Advanced Civilization

A Few Thoughts on a Game I Love

Advanced Civilization™ is a boardgame by Avalon Hill that simulates the rise of primitive cultures and their growth into great civilizations. It was the inspiration for the computer game by Sid Meier and has inspired many Variants and Copies. The Microsoft Age of Empires game can be said to be inspired by this boardgame as well.

Ideally for 7-8 players, the game is played on a board which is a map that streches roughly east-west, from the Persian Gulf to Italy and Tunisia. The game deals intensely with issues such as population growth and starvation, urbanization, and technical innovation, as well as natural and social disasters.

While the game of Advanced Civilization™ is a game I greatly enjoy, I have often been frustrated with its inability to simulate the course of history and the general failure of its game logic. This is less distressing if people remember that it is not meant to strictly simulate any sort of historical process but rather is strictly a game and is meant to entertain. However, people who are history buffs and are excited by the period the game represents and the possibility that they may be able to recreate them may find themselves wanting more.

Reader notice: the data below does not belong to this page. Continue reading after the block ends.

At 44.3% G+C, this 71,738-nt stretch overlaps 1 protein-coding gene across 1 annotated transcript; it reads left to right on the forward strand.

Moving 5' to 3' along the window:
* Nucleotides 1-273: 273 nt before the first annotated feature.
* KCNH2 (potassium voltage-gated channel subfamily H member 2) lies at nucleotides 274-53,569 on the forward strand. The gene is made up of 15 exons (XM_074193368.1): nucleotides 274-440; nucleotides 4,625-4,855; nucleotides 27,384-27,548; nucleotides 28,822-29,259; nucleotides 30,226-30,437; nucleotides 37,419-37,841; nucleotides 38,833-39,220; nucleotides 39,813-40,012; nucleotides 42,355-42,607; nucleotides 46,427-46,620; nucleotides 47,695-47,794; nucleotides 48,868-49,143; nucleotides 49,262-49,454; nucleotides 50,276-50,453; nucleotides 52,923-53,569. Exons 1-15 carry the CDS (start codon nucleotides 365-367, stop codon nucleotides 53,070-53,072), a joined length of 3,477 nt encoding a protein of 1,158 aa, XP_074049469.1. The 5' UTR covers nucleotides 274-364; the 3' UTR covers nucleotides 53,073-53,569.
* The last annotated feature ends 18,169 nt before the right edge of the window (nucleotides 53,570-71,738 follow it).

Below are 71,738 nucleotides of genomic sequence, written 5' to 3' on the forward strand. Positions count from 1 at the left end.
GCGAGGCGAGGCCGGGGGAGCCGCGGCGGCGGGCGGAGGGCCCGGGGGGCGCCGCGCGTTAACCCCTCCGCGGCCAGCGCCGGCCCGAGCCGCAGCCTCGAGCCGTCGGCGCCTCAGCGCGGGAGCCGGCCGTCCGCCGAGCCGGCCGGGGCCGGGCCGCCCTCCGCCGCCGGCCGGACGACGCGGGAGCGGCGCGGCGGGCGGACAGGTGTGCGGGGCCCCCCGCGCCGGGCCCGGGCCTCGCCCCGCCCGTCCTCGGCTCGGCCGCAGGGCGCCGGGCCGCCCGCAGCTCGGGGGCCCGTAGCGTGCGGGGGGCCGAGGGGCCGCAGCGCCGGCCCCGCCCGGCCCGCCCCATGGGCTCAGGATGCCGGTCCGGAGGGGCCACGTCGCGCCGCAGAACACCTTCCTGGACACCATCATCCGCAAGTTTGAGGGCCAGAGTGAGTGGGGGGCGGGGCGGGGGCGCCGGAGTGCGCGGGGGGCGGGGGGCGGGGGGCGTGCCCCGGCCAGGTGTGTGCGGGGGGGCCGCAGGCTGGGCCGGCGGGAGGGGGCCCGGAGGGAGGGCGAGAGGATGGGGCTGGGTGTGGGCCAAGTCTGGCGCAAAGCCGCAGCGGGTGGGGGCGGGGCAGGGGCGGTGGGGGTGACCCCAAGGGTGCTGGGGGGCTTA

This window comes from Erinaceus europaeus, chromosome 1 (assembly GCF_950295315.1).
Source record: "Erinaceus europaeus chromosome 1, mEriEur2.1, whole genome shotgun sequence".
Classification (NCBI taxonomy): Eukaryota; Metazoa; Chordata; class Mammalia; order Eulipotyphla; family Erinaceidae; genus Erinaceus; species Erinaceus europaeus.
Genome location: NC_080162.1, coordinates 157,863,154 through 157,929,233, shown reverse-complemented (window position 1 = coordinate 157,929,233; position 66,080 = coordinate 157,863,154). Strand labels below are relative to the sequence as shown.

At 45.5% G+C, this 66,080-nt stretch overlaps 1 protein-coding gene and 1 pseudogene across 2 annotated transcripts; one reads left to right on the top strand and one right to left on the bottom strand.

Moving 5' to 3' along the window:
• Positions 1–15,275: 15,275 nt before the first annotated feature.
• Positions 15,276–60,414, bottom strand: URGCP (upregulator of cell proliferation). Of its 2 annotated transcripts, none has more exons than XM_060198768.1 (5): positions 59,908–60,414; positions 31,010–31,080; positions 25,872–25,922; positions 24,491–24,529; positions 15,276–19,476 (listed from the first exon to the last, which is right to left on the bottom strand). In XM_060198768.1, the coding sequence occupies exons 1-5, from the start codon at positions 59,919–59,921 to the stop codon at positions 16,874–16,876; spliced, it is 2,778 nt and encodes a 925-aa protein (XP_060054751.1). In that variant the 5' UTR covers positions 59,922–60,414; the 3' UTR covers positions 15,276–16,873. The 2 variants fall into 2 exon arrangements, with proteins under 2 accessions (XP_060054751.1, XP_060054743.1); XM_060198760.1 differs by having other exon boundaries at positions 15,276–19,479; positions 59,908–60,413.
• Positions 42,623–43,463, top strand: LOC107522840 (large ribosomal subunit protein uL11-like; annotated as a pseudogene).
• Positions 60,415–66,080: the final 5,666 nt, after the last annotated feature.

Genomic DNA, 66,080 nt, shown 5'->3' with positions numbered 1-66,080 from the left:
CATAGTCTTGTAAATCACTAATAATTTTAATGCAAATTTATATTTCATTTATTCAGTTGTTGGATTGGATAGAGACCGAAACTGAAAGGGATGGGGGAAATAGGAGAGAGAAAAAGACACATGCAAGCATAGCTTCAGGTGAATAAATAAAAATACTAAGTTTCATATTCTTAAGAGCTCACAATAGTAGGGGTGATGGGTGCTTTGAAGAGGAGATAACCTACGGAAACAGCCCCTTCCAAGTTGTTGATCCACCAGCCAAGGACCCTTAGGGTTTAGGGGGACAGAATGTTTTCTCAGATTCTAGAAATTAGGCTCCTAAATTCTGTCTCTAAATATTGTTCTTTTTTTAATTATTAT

For instance, Since each turn represents a span of at least a hundred years, it is absurd to think that a ship could not travel from one end of the mediterranean to the other in one turn, even without astronomy, or even sails! The territories that are controlled by the African player, such as Carthage, as well as areas of southern Spain, Sardinia, and parts of Sicily, were settled, not by native Africans, but by Phonecians from cities such as Tyre and Sidon. Likewise, areas around the Black Sea, and the cities of Tarentum, Syracuse, Cyrene, and Massalia, were all settled by Greeks travelling by sea.

Even a person on foot should be able to traverse from one side of the board to the other in the space of a turn. For example, in 376 AD the Visigoths crossed the Danube and settled in the region that on the board is called Moesia. By 388 they were on the move again; they menaced Constantinople, ravaged southern Greece, made their way through Illyria, attacked Rome, and finally settled again in Aquitaine, all within the space of 31 years, far less than the scope of a single turn.